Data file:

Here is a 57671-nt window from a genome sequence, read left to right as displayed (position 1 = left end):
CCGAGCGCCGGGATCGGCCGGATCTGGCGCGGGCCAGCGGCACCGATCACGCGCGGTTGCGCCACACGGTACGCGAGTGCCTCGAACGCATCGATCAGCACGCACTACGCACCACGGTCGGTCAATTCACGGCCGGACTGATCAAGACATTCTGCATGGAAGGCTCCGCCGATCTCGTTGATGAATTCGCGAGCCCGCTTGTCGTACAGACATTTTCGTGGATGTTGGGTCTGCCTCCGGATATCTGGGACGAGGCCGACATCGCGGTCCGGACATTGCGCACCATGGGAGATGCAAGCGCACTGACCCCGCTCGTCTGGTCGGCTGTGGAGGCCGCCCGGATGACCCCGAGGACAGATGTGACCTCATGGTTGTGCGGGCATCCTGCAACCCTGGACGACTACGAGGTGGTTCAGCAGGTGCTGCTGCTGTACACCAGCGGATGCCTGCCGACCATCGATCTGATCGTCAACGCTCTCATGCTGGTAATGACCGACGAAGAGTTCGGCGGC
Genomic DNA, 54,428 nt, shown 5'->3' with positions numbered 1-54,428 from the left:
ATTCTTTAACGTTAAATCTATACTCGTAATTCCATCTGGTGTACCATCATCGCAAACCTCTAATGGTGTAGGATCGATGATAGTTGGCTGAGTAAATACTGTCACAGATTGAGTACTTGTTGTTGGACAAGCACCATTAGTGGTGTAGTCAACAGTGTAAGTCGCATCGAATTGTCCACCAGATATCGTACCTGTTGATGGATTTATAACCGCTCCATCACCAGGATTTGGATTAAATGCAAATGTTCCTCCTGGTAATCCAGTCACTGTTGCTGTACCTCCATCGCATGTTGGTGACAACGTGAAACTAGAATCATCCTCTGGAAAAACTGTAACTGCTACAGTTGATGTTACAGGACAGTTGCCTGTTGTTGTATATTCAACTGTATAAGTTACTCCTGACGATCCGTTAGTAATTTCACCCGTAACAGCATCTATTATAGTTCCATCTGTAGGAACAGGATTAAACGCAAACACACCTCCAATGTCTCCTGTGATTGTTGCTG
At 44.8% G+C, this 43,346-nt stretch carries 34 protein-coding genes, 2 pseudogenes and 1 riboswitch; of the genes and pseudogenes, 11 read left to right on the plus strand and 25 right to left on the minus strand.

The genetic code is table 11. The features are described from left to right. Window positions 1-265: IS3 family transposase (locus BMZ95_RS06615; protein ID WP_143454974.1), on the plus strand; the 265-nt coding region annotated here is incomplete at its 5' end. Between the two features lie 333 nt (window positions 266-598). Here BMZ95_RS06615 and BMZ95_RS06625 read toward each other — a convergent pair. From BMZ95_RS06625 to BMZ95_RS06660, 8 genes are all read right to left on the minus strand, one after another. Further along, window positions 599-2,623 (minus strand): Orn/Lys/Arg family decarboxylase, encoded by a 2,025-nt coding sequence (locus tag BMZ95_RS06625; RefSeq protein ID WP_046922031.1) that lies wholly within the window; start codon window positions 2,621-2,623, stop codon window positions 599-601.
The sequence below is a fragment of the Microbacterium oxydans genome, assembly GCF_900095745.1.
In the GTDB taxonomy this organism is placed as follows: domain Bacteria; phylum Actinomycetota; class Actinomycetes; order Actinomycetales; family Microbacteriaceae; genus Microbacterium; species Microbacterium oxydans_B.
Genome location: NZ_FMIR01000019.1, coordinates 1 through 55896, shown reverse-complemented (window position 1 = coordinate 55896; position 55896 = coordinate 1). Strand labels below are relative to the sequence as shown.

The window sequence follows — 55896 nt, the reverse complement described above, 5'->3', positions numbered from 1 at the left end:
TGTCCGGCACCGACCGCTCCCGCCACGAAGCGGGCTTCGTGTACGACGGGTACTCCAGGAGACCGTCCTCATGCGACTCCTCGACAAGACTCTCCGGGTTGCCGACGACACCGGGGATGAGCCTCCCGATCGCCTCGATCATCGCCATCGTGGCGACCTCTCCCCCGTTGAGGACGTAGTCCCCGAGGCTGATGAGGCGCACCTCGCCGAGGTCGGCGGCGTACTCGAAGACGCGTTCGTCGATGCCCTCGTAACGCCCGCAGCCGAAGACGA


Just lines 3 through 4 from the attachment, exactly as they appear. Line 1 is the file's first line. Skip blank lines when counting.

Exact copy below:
Genomic DNA, 54,428 nt, shown 5'->3' with positions numbered 1-54,428 from the left:
ATTCTTTAACGTTAAATCTATACTCGTAATTCCATCTGGTGTACCATCATCGCAAACCTCTAATGGTGTAGGATCGATGATAGTTGGCTGAGTAAATACTGTCACAGATTGAGTACTTGTTGTTGGACAAGCACCATTAGTGGTGTAGTCAACAGTGTAAGTCGCATCGAATTGTCCACCAGATATCGTACCTGTTGATGGATTTATAACCGCTCCATCACCAGGATTTGGATTAAATGCAAATGTTCCTCCTGGTAATCCAGTCACTGTTGCTGTACCTCCATCGCATGTTGGTGACAACGTGAAACTAGAATCATCCTCTGGAAAAACTGTAACTGCTACAGTTGATGTTACAGGACAGTTGCCTGTTGTTGTATATTCAACTGTATAAGTTACTCCTGACGATCCGTTAGTAATTTCACCCGTAACAGCATCTATTATAGTTCCATCTGTAGGAACAGGATTAAACGCAAACACACCTCCAATGTCTCCTGTGATTGTTGCTG